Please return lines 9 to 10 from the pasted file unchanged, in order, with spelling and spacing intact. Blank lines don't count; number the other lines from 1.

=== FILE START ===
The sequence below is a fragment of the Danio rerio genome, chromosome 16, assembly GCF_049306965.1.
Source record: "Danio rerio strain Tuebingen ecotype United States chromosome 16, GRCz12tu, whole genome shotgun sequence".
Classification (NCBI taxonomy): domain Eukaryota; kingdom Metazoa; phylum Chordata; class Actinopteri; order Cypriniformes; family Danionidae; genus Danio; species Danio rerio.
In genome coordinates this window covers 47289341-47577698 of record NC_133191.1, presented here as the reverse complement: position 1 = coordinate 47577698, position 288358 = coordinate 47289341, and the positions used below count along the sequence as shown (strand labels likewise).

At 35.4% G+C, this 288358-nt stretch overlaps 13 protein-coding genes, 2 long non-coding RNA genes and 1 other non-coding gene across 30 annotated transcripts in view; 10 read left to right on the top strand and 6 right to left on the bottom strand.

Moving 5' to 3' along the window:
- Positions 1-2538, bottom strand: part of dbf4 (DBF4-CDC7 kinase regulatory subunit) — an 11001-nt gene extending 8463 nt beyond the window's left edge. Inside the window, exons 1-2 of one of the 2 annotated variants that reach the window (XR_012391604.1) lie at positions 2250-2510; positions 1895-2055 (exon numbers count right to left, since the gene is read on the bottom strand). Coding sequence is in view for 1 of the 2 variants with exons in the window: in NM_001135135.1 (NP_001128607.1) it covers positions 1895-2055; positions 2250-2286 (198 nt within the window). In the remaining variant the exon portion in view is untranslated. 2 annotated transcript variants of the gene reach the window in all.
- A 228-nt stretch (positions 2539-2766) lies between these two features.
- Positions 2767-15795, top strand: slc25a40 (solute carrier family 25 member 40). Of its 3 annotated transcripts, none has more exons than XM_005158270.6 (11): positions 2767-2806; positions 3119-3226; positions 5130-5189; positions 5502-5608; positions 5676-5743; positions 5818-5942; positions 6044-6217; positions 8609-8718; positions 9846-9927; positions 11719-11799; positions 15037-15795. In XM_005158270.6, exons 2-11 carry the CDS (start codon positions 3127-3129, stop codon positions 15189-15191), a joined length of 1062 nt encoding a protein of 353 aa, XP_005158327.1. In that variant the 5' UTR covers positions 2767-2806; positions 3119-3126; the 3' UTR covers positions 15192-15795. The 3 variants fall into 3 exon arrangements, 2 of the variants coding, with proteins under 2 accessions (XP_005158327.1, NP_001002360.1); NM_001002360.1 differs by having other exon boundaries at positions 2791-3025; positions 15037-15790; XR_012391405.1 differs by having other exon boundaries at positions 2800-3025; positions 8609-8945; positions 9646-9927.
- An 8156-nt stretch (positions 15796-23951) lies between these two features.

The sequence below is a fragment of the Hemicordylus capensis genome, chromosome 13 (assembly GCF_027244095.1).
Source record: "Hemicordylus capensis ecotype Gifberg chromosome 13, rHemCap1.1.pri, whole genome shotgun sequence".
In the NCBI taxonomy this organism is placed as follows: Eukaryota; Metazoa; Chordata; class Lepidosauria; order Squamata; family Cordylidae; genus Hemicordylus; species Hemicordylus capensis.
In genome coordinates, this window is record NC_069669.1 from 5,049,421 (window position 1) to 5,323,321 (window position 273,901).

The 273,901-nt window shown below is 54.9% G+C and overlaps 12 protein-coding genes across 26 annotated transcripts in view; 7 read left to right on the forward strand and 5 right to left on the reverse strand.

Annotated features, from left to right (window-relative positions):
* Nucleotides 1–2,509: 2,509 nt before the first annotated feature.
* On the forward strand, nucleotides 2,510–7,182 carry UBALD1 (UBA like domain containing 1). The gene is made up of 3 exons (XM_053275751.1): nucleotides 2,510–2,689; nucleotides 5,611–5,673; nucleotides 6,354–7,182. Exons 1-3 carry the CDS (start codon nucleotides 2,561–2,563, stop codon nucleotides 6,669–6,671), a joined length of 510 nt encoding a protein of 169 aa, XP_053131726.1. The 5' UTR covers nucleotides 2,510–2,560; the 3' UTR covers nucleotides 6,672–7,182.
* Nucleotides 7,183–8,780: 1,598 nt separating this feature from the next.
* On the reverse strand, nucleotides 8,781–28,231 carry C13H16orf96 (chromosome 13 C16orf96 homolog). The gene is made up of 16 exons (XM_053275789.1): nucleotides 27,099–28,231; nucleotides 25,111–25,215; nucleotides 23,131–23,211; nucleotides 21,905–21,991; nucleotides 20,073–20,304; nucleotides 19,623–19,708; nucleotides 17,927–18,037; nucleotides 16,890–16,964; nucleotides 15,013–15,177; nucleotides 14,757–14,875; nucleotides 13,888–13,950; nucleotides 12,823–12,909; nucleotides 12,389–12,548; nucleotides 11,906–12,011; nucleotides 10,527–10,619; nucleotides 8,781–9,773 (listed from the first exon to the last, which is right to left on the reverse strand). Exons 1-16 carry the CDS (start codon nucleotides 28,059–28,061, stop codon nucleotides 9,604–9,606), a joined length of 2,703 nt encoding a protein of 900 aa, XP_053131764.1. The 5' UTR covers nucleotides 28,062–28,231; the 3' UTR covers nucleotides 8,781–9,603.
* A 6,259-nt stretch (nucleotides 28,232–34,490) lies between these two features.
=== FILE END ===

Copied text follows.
- Positions 2767-15795, top strand: slc25a40 (solute carrier family 25 member 40). Of its 3 annotated transcripts, none has more exons than XM_005158270.6 (11): positions 2767-2806; positions 3119-3226; positions 5130-5189; positions 5502-5608; positions 5676-5743; positions 5818-5942; positions 6044-6217; positions 8609-8718; positions 9846-9927; positions 11719-11799; positions 15037-15795. In XM_005158270.6, exons 2-11 carry the CDS (start codon positions 3127-3129, stop codon positions 15189-15191), a joined length of 1062 nt encoding a protein of 353 aa, XP_005158327.1. In that variant the 5' UTR covers positions 2767-2806; positions 3119-3126; the 3' UTR covers positions 15192-15795. The 3 variants fall into 3 exon arrangements, 2 of the variants coding, with proteins under 2 accessions (XP_005158327.1, NP_001002360.1); NM_001002360.1 differs by having other exon boundaries at positions 2791-3025; positions 15037-15790; XR_012391405.1 differs by having other exon boundaries at positions 2800-3025; positions 8609-8945; positions 9646-9927.
- An 8156-nt stretch (positions 15796-23951) lies between these two features.